The rink had something new tonight: “Friday Night Supper.” From Jutta: Since park cook Dan DeMatteis is back, I asked him and Lea Ambros a couple of weeks ago if they’d like to try cooking a big meal once a week. The weekends have been so crowded at the rink, but Friday nights are different. The kids who don’t have dates at clubs come to the rink and hang around looking dissatisfied and swearing at each other. We need to get some families in there, to mix it up a bit better. Lots of people with young children are worn out at the end of the work week. I thought they might like to come to the rink and eat supper there and have a skate, get the kids good and tired, and then go home with no dishes to wash. Even for people without kids, a skate around the rink, with a cheap, tasty supper might be a nice way to end the week.

So Dan and Lea worked all day cooking dinner. Their idea was that they would use mostly market food, so I put it into the market newsletter for this week: Seasonal food from the Thursday organic farmers’ market: $5 a plate. Depending on what’s available at the farmers’ market, the cooks may also offer soup, antipasto, and/or dessert, which will be extra.

The temperature dropped to minus 18 celsius in the evening, and we thought nobody would come. But over forty people came, counting the kids, and there was only a little bit of food left at the end. The staff had set up some long tables, with tablecloths. Strangers talked to each other, the windows were all frosted over with the cold, the rink house was full of good food smells, red-faced skaters got to thaw out by the wood stove – beautiful. The Friday night loudmouths were there too. They were puzzled but not hostile.

From the February 2003 Park Newsletter:

NEW HOT LINE FOR CITY RINKS When the weather is snowy or rainy or unseasonably warm, outdoor rinks are sometimes closed for a few hours or days. People who call the city's rink information line (338-RINK) to find out which rinks have re-opened after winter storms or warm spells, are now being directed to call Dufferin Rink (392-0913). The City rink forepersons will keep Dufferin Rink staff informed as each rink re-opens. Our staff will put that information on the rink's voice mail. Tell your friends. It saves people time and trouble if they can call ahead to make sure they're not bundling up the kids and the skates and the hockey sticks only to find out when they get there that the rink hasn't been plowed out yet.

Feb.23 2003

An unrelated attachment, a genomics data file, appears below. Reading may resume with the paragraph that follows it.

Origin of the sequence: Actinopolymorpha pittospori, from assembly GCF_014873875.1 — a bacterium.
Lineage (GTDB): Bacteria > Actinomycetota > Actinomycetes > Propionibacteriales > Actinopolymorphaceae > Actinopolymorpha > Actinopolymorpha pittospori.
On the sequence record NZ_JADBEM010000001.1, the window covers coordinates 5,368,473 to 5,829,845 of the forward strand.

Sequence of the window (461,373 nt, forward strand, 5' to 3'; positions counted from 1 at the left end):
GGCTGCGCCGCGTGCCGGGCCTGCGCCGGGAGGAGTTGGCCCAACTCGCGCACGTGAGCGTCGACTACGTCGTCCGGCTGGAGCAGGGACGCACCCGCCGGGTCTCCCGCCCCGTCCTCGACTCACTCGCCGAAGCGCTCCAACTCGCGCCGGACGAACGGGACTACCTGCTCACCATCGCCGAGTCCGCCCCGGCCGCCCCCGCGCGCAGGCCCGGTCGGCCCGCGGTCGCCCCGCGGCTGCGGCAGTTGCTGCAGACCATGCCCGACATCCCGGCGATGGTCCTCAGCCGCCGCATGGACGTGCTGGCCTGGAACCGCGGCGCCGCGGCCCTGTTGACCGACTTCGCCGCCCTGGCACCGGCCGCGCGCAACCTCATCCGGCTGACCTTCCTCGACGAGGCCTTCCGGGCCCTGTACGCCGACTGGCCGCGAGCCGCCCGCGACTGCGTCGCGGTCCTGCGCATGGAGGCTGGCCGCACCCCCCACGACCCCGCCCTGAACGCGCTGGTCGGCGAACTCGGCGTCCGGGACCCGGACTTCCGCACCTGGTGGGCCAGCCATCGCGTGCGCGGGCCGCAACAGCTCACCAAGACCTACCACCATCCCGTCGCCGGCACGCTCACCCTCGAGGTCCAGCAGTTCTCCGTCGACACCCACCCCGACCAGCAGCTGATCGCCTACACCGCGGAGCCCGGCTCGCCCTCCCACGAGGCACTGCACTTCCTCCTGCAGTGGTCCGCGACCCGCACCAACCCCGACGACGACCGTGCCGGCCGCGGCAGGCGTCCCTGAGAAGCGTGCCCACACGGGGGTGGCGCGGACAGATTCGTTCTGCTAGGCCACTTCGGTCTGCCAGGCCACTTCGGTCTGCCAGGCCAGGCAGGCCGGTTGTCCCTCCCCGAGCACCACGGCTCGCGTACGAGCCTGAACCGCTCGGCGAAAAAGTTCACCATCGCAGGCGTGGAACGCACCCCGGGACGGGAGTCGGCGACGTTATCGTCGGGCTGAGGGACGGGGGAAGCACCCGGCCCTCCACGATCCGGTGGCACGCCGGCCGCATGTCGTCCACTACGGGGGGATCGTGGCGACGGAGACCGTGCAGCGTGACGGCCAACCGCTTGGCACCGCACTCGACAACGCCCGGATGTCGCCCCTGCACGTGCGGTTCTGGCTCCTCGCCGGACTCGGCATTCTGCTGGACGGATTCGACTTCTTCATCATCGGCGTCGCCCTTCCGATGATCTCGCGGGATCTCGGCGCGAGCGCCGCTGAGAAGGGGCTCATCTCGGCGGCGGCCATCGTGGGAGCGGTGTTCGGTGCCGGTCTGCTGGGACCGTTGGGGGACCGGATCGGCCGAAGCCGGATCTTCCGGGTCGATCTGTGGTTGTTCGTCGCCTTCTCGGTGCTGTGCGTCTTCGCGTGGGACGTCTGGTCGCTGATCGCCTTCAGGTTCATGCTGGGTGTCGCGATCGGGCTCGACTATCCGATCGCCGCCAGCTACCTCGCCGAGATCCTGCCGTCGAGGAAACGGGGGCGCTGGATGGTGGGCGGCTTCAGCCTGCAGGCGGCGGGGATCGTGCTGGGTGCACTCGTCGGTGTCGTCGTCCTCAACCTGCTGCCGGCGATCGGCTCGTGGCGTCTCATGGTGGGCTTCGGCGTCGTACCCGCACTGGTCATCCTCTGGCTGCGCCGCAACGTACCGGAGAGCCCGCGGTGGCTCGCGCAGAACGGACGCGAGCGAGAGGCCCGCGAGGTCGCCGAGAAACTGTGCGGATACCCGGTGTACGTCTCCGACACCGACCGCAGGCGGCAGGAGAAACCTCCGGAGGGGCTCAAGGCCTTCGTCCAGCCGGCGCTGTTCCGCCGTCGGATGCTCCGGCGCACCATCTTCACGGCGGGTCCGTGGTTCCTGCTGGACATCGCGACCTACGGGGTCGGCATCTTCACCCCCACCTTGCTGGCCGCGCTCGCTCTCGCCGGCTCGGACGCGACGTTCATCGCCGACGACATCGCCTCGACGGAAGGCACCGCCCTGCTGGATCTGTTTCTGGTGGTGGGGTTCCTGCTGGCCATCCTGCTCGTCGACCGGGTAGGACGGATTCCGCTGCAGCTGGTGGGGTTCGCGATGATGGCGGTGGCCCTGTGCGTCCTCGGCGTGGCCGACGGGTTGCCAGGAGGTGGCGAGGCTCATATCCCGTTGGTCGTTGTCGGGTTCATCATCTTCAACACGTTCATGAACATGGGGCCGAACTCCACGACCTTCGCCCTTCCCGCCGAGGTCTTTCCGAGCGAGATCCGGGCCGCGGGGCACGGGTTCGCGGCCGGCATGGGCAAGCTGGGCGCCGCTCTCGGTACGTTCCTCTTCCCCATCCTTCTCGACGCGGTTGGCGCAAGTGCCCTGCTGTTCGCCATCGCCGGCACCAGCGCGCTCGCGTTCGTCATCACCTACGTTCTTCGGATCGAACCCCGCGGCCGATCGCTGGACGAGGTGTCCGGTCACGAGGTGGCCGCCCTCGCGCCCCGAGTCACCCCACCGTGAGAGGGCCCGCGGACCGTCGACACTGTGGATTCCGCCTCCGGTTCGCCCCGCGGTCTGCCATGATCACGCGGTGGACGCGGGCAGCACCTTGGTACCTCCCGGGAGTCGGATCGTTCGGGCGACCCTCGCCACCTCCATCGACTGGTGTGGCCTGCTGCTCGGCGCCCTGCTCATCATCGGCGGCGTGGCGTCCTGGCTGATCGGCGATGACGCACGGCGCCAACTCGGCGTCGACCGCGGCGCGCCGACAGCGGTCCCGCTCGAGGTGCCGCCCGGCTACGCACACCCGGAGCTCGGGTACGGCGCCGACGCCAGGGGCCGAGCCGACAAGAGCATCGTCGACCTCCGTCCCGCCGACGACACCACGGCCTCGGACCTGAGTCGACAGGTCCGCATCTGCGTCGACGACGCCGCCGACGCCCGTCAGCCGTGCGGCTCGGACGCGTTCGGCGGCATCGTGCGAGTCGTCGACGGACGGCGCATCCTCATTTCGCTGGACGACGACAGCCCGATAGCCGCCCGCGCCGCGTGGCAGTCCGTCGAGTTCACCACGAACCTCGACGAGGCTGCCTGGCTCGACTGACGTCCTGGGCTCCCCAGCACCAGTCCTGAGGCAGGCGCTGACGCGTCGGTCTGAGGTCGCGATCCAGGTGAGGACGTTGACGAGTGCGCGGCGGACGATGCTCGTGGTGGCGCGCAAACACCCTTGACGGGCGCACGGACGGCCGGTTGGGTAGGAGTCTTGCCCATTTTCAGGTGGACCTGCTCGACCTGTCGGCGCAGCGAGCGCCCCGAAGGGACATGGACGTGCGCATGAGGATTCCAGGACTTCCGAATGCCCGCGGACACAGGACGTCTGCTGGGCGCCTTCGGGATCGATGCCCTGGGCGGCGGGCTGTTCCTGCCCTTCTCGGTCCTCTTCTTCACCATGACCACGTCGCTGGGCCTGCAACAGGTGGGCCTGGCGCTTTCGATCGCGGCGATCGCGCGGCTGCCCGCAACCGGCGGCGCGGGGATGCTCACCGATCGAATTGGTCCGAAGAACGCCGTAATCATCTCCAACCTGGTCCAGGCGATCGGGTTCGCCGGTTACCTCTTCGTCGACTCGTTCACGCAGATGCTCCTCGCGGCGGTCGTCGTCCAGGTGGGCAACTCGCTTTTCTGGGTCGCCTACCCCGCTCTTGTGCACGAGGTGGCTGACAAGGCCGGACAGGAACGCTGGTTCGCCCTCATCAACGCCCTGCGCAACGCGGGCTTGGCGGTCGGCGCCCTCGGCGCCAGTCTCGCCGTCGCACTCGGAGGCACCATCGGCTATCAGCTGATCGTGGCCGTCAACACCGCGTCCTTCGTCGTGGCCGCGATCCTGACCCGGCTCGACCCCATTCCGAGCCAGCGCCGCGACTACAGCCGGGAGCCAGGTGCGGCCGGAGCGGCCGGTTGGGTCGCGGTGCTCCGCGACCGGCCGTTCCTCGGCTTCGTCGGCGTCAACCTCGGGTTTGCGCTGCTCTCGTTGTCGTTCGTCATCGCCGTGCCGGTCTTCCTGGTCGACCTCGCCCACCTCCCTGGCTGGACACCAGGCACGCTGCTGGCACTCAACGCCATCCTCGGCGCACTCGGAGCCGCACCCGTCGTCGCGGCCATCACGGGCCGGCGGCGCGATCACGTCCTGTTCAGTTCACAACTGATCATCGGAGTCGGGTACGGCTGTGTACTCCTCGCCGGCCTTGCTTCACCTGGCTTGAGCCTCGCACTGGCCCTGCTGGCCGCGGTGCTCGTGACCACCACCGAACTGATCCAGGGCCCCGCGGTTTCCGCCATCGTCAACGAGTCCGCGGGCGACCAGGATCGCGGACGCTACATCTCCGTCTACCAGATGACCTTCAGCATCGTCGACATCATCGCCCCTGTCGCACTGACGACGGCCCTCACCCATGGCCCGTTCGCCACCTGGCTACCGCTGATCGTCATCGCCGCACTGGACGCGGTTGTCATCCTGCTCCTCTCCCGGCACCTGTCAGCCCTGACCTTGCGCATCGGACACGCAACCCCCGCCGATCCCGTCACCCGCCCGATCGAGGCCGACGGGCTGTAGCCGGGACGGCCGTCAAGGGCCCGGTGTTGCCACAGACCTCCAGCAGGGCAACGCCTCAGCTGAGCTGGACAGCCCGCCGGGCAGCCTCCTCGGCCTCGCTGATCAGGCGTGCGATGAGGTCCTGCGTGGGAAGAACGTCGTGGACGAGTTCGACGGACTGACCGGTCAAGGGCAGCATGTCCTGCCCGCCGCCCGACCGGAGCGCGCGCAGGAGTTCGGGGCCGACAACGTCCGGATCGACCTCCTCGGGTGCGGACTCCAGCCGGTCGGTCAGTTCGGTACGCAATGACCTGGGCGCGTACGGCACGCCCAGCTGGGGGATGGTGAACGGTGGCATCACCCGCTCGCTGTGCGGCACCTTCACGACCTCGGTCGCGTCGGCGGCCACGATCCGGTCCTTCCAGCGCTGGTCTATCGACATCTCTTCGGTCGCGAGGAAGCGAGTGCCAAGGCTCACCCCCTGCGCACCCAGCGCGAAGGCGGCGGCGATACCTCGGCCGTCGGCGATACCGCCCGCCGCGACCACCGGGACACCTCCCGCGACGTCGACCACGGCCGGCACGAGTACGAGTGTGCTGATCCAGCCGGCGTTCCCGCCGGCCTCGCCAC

The rink hot line is getting lots of calls. It's fun for the staff because people are both incredulous when they get through to someone (“wow, a real person”) and appreciative. But apparently some of the other rinks don’t like it when we give out their phone number and they get calls from skaters in their neighbourhood. They believe that it’s “not part of their job,” to answer the phone, unless it’s their girlfriend calling. the manager i cahrge of rinks says he’s told them that talking to skaters is definitely part of their job.

Feb.25 2003

Apparently city council is considering next year's budget, and they may vote to shrink the rink season again, to 8 weeks a year. All of the Parks and Recreation staff including the director think that’s just crazy. The ten-week rink season is still on the books, even though we’ve been able to stretch it back to 12 weeks for the second year now. The rink has had so much use this winter, and with Peter White there as the foreman, it works pretty well. But there is a big gulf between what we do and what hatches out at City Hall. The question is, how much bad news can people take?

March 20 2003

I got hold of a copy of a City of Toronto report on outdoor rinks done last year: “Outdoor ice Facilities Harmonization Study January 2002.” The City hired a consulting company called Leisure Plan International to do this report, but it sounds like the consultants had trouble finding the information they needed:

P.75: re ice rink operations: “It should be noted that information was not readily available concerning the municipal operational approach and as a result it was not possible to undertake a more thorough discussion of current municipal operational approaches and practices.”

p.78: “Comprehensive data concerning the operational expenditures and revenues associated with municipal outdoor ice rinks was not available. The cost to provide the current level of municipal outdoor ice rink service could not be identified for either the City as a whole or on a district basis.”

Well, that's the problem, isn't it. As far as the compressor-run outdoor rinks go, the City managers are working blind.


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Content last modified on December 11, 2009, at 10:46 AM EST